Marathi is an Indo-European language having over 70 million native speakers people in (predominantly) Maharashtra India. Marathi, like many other Indo-Aryan languages, evolved from early forms of Prakrit, which itself is a subset of Sanskrit, one of the most ancient languages of the world.

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Sanskrit dictionary

Source: DDSA: The practical Sanskrit-English dictionary

Kevala (केवल).—a. [kev sevane vṛṣā° kala]

1) Peculiar, exclusive, uncommon; किं तया क्रियते लक्ष्म्या या वधूरिव केवला (kiṃ tayā kriyate lakṣmyā yā vadhūriva kevalā) Pt.2.134.

2) Alone, mere, sole, only, isolated; स हि तस्य न केवलां श्रियं प्रतिपेदे सकलान् गुणानपि (sa hi tasya na kevalāṃ śriyaṃ pratipede sakalān guṇānapi) R.8.5; न केवलानां पयसां प्रसूति- मवेहि मां कामदुघां प्रसन्नाम् (na kevalānāṃ payasāṃ prasūti- mavehi māṃ kāmadughāṃ prasannām) 2.63;15.1; Ku.2.34.

3) Whole, entire, absolute, perfect.

4) Bare, uncovered (as ground); निषेदुषी स्थण्डिल एव केवले (niṣeduṣī sthaṇḍila eva kevale) Ku.5.12.

5) Pure, simple, unmingled, unattended (by anything else); कातर्यं केवला नीतिः (kātaryaṃ kevalā nītiḥ) R.17.47.

6) Selfish, envious.

-lī, -lam 1 The doctrine of absolute unity of spirit and matter.

2) One of the five types of knowledge according to the Jainas; (śrutajñāna, matijñāna, avadhijñāna, manaḥparyayajñāna and kevalajñāna).

-lī Astronomical science.

-lam ind. Only, merely, solely, entirely, absolutely, wholly; केवलमिदमेव पृच्छामि (kevalamidameva pṛcchāmi) K.155; न केवलं--अपि (na kevalaṃ--api) not only-but;. वसु तस्य विभोर्न केवलं गुणवत्तापि परप्रयोजना (vasu tasya vibhorna kevalaṃ guṇavattāpi paraprayojanā) R.8.31; cf. also 3.19;2,31.

2) Silently, quietly; न हि मेऽव्याहृतं कुर्यात्सर्वलोकोऽपि केवलम् (na hi me'vyāhṛtaṃ kuryātsarvaloko'pi kevalam) Mb.12.2.28.

Source: Cologne Digital Sanskrit Dictionaries: Shabda-Sagara Sanskrit-English Dictionary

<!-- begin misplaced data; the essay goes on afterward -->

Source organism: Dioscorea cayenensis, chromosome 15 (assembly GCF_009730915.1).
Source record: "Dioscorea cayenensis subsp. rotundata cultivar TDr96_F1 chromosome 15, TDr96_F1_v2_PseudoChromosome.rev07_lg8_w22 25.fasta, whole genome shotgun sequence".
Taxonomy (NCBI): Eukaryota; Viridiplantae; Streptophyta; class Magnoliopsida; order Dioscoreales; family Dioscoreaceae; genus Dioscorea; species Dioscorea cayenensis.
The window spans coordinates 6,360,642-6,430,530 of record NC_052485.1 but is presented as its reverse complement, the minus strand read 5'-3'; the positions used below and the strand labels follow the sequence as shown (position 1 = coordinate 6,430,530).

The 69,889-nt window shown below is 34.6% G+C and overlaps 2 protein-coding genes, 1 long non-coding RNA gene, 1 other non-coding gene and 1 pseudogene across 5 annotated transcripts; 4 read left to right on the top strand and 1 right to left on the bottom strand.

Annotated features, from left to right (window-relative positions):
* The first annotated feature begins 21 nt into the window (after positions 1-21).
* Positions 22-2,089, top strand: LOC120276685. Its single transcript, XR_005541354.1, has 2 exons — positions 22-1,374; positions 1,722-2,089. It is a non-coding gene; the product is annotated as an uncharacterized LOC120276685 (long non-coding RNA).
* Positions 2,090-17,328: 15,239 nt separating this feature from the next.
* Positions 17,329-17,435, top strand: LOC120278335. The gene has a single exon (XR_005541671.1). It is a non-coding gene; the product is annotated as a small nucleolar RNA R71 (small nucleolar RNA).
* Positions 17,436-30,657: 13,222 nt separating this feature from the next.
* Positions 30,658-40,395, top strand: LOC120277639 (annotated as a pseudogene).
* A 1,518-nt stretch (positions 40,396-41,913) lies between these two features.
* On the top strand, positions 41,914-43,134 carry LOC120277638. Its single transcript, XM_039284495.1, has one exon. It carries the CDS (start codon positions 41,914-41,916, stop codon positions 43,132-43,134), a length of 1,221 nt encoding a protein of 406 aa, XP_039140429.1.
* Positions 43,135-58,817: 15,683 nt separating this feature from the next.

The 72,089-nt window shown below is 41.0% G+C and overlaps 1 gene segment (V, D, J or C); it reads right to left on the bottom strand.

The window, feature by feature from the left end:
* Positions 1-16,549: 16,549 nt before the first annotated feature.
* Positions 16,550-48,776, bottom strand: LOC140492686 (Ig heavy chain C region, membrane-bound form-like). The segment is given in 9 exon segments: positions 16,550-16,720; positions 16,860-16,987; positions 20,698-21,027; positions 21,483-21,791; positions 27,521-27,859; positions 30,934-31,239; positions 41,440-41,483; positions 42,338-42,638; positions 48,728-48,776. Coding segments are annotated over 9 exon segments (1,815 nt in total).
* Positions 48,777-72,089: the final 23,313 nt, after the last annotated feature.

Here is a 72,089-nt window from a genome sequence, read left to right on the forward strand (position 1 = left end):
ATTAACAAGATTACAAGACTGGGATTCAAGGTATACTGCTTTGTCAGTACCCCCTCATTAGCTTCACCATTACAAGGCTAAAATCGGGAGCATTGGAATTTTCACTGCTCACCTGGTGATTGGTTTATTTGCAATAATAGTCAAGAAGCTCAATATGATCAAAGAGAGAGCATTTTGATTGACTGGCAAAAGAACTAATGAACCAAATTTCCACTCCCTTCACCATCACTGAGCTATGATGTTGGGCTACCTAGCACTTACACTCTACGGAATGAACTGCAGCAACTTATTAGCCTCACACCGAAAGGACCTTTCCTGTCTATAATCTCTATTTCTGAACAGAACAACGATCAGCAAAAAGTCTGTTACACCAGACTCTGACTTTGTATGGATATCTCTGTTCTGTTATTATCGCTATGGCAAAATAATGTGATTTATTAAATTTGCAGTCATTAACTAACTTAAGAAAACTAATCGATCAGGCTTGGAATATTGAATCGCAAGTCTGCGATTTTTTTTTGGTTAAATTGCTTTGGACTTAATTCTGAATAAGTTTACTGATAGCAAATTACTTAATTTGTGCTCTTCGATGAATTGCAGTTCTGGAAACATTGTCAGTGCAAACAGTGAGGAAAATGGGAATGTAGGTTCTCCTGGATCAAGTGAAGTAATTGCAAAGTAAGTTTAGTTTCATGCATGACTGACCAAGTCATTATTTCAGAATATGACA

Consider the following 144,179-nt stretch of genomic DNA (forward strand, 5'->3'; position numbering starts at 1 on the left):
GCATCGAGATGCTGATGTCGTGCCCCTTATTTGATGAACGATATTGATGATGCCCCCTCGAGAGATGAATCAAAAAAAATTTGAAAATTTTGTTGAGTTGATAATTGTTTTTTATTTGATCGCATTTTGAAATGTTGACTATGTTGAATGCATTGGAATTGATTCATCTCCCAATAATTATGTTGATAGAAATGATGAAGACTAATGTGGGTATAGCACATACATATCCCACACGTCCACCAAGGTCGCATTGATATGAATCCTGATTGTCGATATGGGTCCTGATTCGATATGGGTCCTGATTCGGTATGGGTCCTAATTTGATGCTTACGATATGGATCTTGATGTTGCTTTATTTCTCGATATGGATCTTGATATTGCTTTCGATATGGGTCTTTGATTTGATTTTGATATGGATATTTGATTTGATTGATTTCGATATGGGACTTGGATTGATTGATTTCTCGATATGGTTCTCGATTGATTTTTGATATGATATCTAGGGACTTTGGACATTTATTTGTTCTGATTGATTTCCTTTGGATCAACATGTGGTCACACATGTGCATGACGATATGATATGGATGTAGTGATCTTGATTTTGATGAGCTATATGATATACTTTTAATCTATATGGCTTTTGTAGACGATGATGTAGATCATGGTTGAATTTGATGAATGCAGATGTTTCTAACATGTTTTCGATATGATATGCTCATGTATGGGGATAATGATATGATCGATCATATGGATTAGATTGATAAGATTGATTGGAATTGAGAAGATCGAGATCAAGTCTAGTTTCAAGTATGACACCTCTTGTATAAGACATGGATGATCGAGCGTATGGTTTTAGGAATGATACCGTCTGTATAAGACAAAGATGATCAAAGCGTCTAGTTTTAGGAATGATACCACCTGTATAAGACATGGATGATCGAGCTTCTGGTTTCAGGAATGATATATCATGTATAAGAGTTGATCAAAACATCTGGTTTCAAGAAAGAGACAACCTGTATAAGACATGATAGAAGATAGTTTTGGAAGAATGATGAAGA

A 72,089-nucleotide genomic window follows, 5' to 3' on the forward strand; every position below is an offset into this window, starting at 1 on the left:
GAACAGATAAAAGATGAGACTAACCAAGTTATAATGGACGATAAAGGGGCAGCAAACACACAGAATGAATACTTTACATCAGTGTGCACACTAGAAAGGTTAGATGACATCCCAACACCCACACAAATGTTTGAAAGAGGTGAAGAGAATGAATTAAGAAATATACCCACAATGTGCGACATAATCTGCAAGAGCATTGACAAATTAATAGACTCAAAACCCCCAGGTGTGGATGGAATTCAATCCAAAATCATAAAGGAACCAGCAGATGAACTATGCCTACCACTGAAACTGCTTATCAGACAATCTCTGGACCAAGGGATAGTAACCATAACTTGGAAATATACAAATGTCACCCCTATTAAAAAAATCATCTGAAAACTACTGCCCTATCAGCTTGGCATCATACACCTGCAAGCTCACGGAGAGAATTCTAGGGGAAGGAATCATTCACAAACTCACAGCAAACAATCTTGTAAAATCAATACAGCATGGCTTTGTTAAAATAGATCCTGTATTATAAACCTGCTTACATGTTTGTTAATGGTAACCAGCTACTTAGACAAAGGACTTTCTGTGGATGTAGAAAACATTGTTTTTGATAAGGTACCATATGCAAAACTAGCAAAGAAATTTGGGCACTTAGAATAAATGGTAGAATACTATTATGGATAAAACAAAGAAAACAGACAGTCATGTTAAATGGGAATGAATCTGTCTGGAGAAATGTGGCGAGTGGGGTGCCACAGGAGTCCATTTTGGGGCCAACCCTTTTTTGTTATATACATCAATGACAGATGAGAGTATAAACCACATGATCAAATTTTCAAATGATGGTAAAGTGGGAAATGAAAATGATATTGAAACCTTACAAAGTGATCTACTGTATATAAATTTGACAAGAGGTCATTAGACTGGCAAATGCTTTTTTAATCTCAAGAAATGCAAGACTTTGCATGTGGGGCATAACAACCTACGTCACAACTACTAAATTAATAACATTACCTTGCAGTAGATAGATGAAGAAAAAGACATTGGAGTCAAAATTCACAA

Kevala (केवल).—mfn.

(-laḥ-lā or -lī-laṃ) 1. One, alone, only. 2. All, entire, whole. m.

(-laḥ) An envious or selfish man. n. adv.

(-laṃ) 1. Absolutely, certainly. 2. Only, alone. Subst. 3. A species of knowledge, that of the unity of spirit. E. kev to sprinkle, kala aff.

Source: Cologne Digital Sanskrit Dictionaries: Benfey Sanskrit-English Dictionary

Kevala (केवल).—i. e. eke (old loc. sing. of eka) + vala, I. adj., f. (ved. ). 1. Exclusively proper; vīkṣasva yad rūpaṃ mama kevalam, Look what shape is proper only to me, [Rāmāyaṇa] 5, 35, 52; [Bhāgavata-Purāṇa, (ed. Burnouf.)] 6, 4, 26. 2. Mere, [Mānavadharmaśāstra] 2, 199; nothing but, 3, 118. 3. Alone, only, [Pañcatantra] v. [distich] 12. 4. United, i. e. entire, Mahābhārata 13, 2686; whole, 4, 1485; all, [Mānavadharmaśāstra] 2, 95. Ii. lam, adv. 1. Only, [Pañcatantra] 31, 7. 2. Entirely (?), [Rāmāyaṇa] 2, 87, 23; na kevalam

— api, Not only, but also, [Rājataraṅgiṇī] 5, 443. Iii. n. The knowledge of the unity of all the universe. Iv. m. The name of a prince. [Bhāgavata-Purāṇa, (ed. Burnouf.)] 9, 2, 30. V. f. , The name of a locality, Mahābhārata 3, 15245.

Source: Cologne Digital Sanskrit Dictionaries: Cappeller Sanskrit-English Dictionary

Kevala (केवल).—[feminine] ī (later ā) exclusive, belonging only to ([genetive] or [dative]); alone, simple, pure, mere; whole, entire, each, all. °— & [neuter] [adverb] only. na kevalam

api not only—but also.

Source: Cologne Digital Sanskrit Dictionaries: Monier-Williams Sanskrit-English Dictionary

1) Kevala (केवल):—mf(ā, ī)n. (m. [nominative case] [plural] e, [Ṛg-veda x, 51, 9]) (f. ī, [Ṛg-veda x, 73, 6; Atharva-veda; Śatapatha-brāhmaṇa]; ā, [Manu-smṛti] etc. See, [Pāṇini 4-1, 30]) (n. in [compound] [Pāṇini 2-1, 49]) exclusively one’s own (not common to others), [Ṛg-veda; Atharva-veda]

2) alone, only, mere, sole, one, excluding others, [Ṛg-veda; Atharva-veda; Taittirīya-saṃhitā] etc.

3) not connected with anything else, isolated, abstract, absolute

4) simple, pure, uncompounded, unmingled, [Śatapatha-brāhmaṇa] etc.

5) entire, whole, all, [Manu-smṛti; Mahābhārata] etc.

6) selfish, envious, [cf. Lexicographers, esp. such as amarasiṃha, halāyudha, hemacandra, etc.]

7) m. (= kelaka) a dancer, tumbler, [Demetrius Galanos’s Lexiko: sanskritikes, anglikes, hellenikes]

8) Name of a prince, [Bhāgavata-purāṇa ix, 2, 30]

9) Kevalā (केवला):—[from kevala] f. Name of a locality, [Mahābhārata iii, 254, 10] ([varia lectio] )

10) Kevala (केवल):—n. the doctrine of the absolute unity of spirit

11) the highest possible knowledge (= kevala-jñāna), [Jaina literature]

12) Name of a country ([varia lectio] kerala), [Mahābhārata vi, 9, 34.]

13) Kevālā (केवाला):—f. ī [gana] gaurādi (not in [Kāśikā-vṛtti] and, [Gaṇaratna-mahodadhi])

context information

Sanskrit, also spelled संस्कृतम् (saṃskṛtam), is an ancient language of India commonly seen as the grandmother of the Indo-European language family (even English!). Closely allied with Prakrit and Pali, Sanskrit is more exhaustive in both grammar and terms and has the most extensive collection of literature in the world, greatly surpassing its sister-languages Greek and Latin.